Question: I am a Kohen, and I know that I can’t marry a divorcee. But why not?
Answer: The Torah states (Leviticus 21:7) that “...they [i.e. priests] shall not marry a woman who has been divorced from her husband, because he [i.e. the Kohen] is holy to his G-d”.
The medieval commentator, Rabbenu Bachaye, explains that the High Priest is required to maintain a level of holiness and purity that exceeds the rest of the people. The framework imposed upon the Kohen by G-d serves to limit his choice of a wife to one who has never before been married. This facilitates her being able to emulate his holy conduct. Specifically, much of the concern for the holiness of the kohen is related to issues such as spiritual impurity, preventing contact with the dead, eating tithed offerings and the like. Therefore, the woman he marries, precisely because she is not familiar with the practices of men who are not priests, will be likely to succeed as a complementary partner in maintaining the level of holiness in their home.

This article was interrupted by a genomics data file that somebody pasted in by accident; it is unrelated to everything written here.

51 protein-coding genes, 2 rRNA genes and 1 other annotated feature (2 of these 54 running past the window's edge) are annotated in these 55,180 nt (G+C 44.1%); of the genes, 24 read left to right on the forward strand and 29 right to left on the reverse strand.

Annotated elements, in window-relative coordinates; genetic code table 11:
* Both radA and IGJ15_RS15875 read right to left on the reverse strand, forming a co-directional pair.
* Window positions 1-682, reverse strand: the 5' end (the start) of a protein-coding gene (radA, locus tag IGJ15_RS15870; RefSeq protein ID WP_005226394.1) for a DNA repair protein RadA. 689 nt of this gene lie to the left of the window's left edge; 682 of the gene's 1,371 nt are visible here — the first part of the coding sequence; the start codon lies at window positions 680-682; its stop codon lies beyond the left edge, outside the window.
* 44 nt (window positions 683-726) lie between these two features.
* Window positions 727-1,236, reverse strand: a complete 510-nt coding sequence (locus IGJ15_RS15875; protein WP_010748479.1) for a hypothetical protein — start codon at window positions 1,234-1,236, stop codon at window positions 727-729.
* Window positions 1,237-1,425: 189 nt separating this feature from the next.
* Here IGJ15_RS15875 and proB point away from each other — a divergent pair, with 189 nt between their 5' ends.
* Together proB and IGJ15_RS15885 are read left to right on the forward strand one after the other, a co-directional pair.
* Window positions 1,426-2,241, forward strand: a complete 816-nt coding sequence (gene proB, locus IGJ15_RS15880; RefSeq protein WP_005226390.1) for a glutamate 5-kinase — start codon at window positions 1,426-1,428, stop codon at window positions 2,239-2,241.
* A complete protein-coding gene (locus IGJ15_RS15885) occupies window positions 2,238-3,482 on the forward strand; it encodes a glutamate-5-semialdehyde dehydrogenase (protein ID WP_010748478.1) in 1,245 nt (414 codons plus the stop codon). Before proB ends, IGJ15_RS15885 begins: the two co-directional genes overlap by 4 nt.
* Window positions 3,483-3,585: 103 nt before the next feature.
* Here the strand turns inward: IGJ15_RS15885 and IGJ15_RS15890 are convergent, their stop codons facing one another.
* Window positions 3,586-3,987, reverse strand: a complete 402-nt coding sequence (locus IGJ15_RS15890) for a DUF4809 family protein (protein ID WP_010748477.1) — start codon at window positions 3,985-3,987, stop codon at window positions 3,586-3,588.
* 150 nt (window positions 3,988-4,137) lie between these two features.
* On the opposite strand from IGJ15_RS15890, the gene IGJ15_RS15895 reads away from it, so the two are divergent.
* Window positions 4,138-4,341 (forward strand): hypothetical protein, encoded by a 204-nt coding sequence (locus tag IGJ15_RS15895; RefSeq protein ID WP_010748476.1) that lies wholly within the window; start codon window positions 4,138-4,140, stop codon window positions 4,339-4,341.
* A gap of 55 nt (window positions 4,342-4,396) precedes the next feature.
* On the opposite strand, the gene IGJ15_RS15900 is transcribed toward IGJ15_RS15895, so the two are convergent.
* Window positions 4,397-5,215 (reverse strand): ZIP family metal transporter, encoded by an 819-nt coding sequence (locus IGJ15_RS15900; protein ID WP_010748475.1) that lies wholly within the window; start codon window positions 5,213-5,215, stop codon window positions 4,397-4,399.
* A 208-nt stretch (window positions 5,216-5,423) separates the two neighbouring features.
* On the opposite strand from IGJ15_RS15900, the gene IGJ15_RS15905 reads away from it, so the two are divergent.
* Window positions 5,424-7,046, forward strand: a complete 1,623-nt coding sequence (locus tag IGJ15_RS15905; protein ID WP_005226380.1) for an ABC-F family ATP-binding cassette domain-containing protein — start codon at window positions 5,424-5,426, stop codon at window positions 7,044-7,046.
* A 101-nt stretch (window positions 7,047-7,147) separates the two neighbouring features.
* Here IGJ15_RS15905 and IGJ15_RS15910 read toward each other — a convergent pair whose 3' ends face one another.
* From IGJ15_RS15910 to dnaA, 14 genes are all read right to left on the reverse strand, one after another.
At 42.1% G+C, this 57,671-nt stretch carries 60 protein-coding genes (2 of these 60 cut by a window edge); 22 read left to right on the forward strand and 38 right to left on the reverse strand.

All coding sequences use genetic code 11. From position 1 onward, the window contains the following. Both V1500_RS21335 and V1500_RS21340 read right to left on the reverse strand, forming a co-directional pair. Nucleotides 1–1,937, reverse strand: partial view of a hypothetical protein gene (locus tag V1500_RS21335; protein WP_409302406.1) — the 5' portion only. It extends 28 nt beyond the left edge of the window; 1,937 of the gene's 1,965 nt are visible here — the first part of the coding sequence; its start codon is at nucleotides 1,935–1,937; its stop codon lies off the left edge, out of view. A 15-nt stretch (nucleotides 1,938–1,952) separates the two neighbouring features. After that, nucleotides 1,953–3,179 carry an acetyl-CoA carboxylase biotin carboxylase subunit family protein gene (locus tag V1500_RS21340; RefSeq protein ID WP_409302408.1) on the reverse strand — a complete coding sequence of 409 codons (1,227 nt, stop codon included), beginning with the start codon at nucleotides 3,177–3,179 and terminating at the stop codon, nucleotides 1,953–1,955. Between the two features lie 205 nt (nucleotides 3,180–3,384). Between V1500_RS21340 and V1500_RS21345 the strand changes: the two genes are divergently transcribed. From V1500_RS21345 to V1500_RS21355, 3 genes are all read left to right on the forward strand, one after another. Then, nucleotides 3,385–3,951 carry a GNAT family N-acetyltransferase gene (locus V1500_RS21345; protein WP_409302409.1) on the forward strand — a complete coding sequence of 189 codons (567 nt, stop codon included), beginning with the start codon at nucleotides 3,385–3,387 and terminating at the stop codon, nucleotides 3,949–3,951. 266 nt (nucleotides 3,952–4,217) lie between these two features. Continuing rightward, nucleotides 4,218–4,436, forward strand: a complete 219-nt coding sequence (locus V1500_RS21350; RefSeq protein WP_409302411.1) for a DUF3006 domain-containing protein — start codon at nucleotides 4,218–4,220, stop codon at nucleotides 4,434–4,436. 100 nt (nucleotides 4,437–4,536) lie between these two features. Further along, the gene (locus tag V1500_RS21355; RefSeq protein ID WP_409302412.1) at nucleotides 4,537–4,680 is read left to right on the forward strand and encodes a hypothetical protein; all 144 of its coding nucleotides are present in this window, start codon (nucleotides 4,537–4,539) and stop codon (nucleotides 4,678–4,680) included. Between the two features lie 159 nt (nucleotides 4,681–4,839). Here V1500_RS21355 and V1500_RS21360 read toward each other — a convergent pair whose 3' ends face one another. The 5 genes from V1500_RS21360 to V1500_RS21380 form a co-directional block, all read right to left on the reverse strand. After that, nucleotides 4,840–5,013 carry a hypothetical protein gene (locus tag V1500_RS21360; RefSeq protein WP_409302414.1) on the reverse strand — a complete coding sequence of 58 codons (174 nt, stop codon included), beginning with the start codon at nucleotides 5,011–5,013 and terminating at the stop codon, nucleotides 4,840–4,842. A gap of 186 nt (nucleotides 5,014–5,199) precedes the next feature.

Of course, some of these laws may be on “pause” until the Temple is rebuilt. Nevertheless, the limitations as to who a Kohen can marry remain in effect. Beyond the eternally binding nature Torah laws, we can easily understand the applicability of these laws in light of the Jewish belief in the imminent rebuilding of the Temple. At that point, a Kohen will discover what it is like to be in a position of connecting the Jewish people to G-d through his divine service in the Temple. In the meantime, a Kohen has a large body of laws that apply specifically to him and his fellow priests, as well as a higher standard of holiness to which to hold himself even in our present day.
The information in this response is to provide insight into this law. For practical applications, such as determining whether or not a couple can marry, one must consult an authority on Jewish law.
All the Best,
Rabbi Azriel Schreiber